After a spell in the IPL last May, Ben Stokes has got better and better. He has churned out several great performances, earning himself a comparison with some of the great English All-Rounders of the past such as Andrew Flintoff and Sir Ian Botham. But is he as good as them yet?
Is Stokes better than Botham or Flintoff?
At 26, he has over 2,000 runs, more than either Botham or Flintoff had at the same stage in their own careers, although Flintoff had played fewer games and has a better average than his counterparts. With the ball, he doesn’t quite measure up to Botham as he leads the way with 215 wickets compared to the 86 wickets Stokes already has, albeit having played fewer games. He is better than Flintoff, however, who had 52 at that age having played fewer games. In terms of economy rates, it is a similar story with Botham having had an economy rate of 2.66, Flintoff 2.88 and Stokes falling behind with 3.41 at this stage of their careers.
At ODI level, Stokes leads the way again in terms of runs scored with 1554 followed by Flintoff with 1478 and Botham with just 593. The averages give us a similar result. Stokes leads the way with 33.78, followed by Flintoff with 30.16 and Botham with just 20.44. Flintoff leads the way in the bowling department with 66 wickets followed by Stokes with 50 and Botham with 45. Botham leads the way in terms of economy rates conceding just 3.73 runs per over when he was the same age as Stokes, Flintoff is second conceding 4.20 runs an over with Stokes possessing the worst economy rate of the three at 6.16 runs an over.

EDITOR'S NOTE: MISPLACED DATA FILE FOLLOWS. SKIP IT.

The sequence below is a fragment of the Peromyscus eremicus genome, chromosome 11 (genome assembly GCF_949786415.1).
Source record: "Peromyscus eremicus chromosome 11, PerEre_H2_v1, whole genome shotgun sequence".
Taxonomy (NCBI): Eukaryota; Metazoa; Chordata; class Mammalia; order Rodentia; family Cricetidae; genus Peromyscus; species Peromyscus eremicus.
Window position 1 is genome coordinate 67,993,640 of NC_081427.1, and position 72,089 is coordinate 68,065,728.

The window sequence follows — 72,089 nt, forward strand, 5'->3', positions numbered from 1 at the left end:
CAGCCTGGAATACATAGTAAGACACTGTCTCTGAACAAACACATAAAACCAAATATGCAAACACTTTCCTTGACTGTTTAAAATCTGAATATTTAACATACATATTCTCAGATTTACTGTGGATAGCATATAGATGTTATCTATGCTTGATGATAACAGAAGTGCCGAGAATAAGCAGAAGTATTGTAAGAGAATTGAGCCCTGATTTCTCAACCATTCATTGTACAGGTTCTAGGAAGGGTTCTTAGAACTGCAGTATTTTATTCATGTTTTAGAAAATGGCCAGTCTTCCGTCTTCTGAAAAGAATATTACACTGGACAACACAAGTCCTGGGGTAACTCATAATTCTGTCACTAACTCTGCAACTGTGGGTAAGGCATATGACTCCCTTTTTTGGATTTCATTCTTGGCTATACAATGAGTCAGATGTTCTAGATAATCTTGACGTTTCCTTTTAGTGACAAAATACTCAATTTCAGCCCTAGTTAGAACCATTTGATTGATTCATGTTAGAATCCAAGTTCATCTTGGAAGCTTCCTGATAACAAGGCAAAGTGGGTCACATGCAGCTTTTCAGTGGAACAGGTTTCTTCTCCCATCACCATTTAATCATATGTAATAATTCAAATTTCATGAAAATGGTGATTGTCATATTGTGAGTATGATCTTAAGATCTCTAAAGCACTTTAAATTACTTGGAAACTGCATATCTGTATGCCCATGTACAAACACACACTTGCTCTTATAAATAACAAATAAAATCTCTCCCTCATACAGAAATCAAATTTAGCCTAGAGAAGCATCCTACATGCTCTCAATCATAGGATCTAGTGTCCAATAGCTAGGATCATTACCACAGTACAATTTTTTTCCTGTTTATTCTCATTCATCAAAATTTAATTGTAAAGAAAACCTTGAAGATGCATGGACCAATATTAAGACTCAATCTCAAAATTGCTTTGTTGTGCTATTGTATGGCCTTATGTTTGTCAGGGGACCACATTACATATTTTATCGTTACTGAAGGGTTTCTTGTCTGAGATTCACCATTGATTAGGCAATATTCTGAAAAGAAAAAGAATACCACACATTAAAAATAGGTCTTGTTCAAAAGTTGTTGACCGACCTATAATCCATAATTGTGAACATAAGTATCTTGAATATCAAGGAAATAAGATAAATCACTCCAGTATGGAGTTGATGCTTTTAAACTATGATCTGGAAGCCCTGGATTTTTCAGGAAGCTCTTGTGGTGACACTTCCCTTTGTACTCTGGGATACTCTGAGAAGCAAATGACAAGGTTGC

A match winner
His ability to help his team win a match by himself will undoubtedly earn him comparisons with Botham and Flintoff. His 112 from 153 balls against South Africa at the Oval showed composure, patience, control and an understanding of the game situation with overhead conditions favouring bowlers. His unbeaten 102 from 109 balls against Australia in the Champions Trophy earlier this year was key to his side reaching 240. On his first trip to Australia for the Ashes back in 2013, he made 120 in just his second game. Just last year, he shocked the cricketing world with a stunning 258 against a strong South Africa team in Newlands to propel his team to 629 and help draw the game.
On reflection, he probably merits comparisons with the great all-rounders that England have ever had. His batting is better than either Botham’s or Flintoff’s was at the same stage of their career, and while his bowling isn’t as good, over time it will probably get there. His match-winning capabilities are also on a par with Beefy and Freddie but what sets him apart from them is his maturity, control and his ability to read the game and adapt his game to suit the conditions and the state of the game. He can come in with wickets falling around him and be able to slow his game down or he can come in with the team thriving and throw away his wicket to score quick runs to propel his team to a competitive score to declare quickly.
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